Rood has several distinct meanings, all derived from the same basic etymology.
Rood is an archaic word for "pole", from Old English rōd "pole", specifically "cross", from Proto-Germanic *rodo, cognate to Old Saxon rōda, Old High German ruoda "rod"; the relation of rood to rod, from Old English rodd "pole", is unclear; the latter was perhaps influenced by Old Norse rudda "club".
Measurement of area
Rood is an English unit of area, equal to one quarter of an acre or 10,890 square feet (1,012 m2) or 0.10 hectares). A rectangle that is one furlong (i.e. 10 chains, or 40 rods) in length and one rod in width is one rood in area, as is any space comprising 40 perches (a perch being one square rod). The rood was an important measure in surveying on account of its easy conversion to acres. When referring to areas, rod is often found in old documents and has exactly the same meaning as rood.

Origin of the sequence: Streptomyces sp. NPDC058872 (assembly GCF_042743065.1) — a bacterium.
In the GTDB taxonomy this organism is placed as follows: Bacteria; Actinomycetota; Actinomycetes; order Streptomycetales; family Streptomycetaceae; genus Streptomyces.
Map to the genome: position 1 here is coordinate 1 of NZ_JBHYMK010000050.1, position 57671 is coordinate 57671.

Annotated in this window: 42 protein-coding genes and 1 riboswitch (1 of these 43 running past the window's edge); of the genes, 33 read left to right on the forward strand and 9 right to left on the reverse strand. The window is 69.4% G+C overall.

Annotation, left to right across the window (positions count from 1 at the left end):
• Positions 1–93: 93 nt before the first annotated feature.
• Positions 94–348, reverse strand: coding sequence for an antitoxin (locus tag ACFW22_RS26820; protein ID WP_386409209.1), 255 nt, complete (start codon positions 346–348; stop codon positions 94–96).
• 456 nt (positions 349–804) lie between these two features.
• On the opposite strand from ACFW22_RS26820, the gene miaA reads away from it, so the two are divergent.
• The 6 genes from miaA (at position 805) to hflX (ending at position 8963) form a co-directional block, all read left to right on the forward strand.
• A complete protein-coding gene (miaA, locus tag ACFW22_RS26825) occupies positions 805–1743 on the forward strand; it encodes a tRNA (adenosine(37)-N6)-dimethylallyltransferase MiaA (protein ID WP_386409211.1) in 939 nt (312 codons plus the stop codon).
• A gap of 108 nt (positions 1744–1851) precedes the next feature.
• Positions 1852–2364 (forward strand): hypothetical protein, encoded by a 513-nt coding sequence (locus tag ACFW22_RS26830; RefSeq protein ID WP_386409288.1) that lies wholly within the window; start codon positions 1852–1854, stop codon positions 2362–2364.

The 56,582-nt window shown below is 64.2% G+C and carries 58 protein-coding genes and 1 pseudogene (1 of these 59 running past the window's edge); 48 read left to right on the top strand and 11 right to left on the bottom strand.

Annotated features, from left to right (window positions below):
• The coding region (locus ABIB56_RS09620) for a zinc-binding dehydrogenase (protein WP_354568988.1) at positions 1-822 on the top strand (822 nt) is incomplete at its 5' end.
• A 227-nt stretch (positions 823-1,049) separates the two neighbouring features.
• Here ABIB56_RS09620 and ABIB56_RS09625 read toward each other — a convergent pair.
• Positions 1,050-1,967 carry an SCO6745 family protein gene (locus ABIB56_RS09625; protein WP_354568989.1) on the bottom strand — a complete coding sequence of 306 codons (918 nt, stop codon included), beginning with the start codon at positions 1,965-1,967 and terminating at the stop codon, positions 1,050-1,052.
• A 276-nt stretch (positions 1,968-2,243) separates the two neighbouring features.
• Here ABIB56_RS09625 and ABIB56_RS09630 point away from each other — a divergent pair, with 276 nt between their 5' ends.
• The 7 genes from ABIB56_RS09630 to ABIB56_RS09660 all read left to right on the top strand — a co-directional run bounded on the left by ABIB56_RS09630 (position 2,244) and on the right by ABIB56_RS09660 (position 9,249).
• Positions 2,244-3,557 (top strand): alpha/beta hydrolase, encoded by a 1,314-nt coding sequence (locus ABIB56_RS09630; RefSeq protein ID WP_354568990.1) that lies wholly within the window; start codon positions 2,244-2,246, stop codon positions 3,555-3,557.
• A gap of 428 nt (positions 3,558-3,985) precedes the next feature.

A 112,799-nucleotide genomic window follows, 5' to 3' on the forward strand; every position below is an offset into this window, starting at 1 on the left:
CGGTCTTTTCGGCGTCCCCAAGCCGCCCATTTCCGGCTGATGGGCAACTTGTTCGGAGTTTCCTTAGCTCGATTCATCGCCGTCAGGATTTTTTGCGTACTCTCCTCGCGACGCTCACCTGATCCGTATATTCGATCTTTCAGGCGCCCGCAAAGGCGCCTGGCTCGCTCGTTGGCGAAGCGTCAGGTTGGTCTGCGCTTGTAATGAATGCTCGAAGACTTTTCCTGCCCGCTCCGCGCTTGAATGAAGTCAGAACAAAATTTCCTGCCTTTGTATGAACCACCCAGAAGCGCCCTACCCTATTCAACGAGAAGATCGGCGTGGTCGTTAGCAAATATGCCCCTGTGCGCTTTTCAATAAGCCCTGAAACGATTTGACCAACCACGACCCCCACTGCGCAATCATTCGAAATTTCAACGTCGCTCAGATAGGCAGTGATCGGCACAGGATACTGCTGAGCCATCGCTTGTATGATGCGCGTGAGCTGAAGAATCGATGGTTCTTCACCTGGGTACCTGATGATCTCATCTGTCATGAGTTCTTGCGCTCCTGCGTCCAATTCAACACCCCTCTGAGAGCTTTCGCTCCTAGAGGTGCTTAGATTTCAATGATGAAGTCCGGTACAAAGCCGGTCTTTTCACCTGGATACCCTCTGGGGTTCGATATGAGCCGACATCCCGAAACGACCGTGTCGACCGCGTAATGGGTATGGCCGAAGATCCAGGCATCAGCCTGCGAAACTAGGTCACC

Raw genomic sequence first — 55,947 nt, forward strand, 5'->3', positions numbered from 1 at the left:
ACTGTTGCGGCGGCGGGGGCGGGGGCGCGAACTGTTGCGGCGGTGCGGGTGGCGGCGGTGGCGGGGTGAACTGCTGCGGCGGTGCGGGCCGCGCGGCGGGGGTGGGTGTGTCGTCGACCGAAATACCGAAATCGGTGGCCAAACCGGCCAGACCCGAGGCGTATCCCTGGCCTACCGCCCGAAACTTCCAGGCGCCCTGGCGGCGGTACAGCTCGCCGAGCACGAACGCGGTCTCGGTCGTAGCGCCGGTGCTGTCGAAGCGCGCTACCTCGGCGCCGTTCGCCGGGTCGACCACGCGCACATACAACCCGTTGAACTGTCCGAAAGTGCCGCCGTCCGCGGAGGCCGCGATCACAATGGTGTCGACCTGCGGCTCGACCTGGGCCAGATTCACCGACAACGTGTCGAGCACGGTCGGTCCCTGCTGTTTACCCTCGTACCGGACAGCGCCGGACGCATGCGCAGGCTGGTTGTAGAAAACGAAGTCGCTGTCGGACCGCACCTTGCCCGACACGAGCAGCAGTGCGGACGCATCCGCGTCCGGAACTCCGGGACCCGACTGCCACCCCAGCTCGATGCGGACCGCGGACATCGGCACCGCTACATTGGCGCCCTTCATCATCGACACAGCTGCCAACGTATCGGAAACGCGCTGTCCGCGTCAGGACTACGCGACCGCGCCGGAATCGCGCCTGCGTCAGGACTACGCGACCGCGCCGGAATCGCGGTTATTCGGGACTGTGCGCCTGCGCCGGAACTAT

A rood is also an obsolete British unit of linear measure between 16 1⁄2 and 24 feet (5.0–7.3 m). It is related to the German Rute and the Danish rode. The original OED of 1914 said this sense was "now only in local use, and varying from 6 to 8 yards" (or 18 to 24 ft, "Rood", II.7).
- OED, "Rood"
- William Kinne (1829). A short system of practical arithmetic: compiled from the best authorities [etc.]. Glazier, Masters & Co. p. 29.
- A catalogue of old documents with many areas quoted in acres, rods, and perches, including this one, as recent as 1907.
- Klein, Herbert Arthur (2012). The Science of Measurement: A Historical Survey. Courier Corporation. p. 66. ISBN 978-0-486-14497-9.
- Klein, H. Arthur (1974). The world of measurements: masterpieces, mysteries and muddles of metrology. Simon & Schuster.